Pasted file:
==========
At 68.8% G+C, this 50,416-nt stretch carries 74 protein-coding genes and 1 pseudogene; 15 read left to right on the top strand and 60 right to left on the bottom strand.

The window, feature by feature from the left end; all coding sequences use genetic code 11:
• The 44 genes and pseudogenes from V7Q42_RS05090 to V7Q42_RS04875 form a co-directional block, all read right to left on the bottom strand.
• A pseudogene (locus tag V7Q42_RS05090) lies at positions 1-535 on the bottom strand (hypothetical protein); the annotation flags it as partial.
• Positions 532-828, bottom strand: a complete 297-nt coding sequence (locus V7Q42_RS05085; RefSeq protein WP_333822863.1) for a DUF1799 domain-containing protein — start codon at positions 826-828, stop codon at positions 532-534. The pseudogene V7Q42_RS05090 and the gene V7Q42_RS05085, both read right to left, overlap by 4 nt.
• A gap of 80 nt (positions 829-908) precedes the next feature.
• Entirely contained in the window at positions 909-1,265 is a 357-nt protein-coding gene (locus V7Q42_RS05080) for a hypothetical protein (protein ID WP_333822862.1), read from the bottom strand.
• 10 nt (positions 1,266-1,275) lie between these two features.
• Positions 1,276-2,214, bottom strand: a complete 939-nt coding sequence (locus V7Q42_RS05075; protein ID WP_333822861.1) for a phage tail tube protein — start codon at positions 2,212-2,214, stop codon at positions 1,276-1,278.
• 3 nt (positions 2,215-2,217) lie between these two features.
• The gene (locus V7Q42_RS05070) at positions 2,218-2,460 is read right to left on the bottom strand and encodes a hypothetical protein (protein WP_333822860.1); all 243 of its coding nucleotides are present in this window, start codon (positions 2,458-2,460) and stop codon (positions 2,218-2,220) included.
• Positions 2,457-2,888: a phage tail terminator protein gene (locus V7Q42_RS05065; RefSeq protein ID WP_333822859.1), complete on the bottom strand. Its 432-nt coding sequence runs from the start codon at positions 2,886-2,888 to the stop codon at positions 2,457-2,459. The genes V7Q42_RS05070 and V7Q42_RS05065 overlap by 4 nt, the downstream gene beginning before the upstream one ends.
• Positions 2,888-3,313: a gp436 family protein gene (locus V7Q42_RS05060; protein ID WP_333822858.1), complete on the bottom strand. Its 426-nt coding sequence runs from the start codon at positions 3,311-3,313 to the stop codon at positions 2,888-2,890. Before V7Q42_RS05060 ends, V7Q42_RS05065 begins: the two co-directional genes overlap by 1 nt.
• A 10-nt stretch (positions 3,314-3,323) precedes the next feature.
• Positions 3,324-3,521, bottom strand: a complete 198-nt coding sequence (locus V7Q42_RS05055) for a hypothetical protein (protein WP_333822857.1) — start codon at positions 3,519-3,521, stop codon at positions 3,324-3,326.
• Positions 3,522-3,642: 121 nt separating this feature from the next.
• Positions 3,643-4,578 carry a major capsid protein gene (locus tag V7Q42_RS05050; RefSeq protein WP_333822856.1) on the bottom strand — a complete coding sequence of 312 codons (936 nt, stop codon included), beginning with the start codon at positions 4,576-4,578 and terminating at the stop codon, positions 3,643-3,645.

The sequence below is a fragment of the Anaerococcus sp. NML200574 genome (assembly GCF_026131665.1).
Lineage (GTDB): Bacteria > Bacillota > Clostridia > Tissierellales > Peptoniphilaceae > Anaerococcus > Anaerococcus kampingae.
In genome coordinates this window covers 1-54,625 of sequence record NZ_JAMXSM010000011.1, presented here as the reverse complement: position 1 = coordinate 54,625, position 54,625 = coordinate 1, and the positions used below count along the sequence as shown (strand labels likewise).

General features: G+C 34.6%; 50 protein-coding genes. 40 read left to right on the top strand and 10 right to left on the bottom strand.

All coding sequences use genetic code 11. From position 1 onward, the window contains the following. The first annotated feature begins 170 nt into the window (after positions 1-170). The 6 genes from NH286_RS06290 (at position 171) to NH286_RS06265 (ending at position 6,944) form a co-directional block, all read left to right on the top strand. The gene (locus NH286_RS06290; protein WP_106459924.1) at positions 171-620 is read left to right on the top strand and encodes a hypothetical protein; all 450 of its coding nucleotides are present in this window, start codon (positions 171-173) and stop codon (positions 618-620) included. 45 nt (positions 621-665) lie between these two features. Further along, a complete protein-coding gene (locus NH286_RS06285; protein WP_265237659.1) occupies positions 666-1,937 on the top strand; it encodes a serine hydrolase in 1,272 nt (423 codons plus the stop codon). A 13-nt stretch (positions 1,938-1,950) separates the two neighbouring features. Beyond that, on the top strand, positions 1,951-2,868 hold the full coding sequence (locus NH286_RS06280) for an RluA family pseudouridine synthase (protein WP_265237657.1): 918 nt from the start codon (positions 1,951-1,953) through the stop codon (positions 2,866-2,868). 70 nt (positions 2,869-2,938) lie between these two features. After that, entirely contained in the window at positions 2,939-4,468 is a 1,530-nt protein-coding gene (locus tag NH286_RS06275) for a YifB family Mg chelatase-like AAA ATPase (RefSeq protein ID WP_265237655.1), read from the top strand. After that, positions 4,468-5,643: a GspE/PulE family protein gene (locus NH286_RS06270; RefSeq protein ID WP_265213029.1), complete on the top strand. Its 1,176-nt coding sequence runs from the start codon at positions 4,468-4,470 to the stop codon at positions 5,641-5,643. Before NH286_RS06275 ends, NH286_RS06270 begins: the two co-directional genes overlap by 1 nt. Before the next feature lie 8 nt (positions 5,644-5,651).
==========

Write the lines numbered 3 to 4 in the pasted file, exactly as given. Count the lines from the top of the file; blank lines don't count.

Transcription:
• The 44 genes and pseudogenes from V7Q42_RS05090 to V7Q42_RS04875 form a co-directional block, all read right to left on the bottom strand.
• A pseudogene (locus tag V7Q42_RS05090) lies at positions 1-535 on the bottom strand (hypothetical protein); the annotation flags it as partial.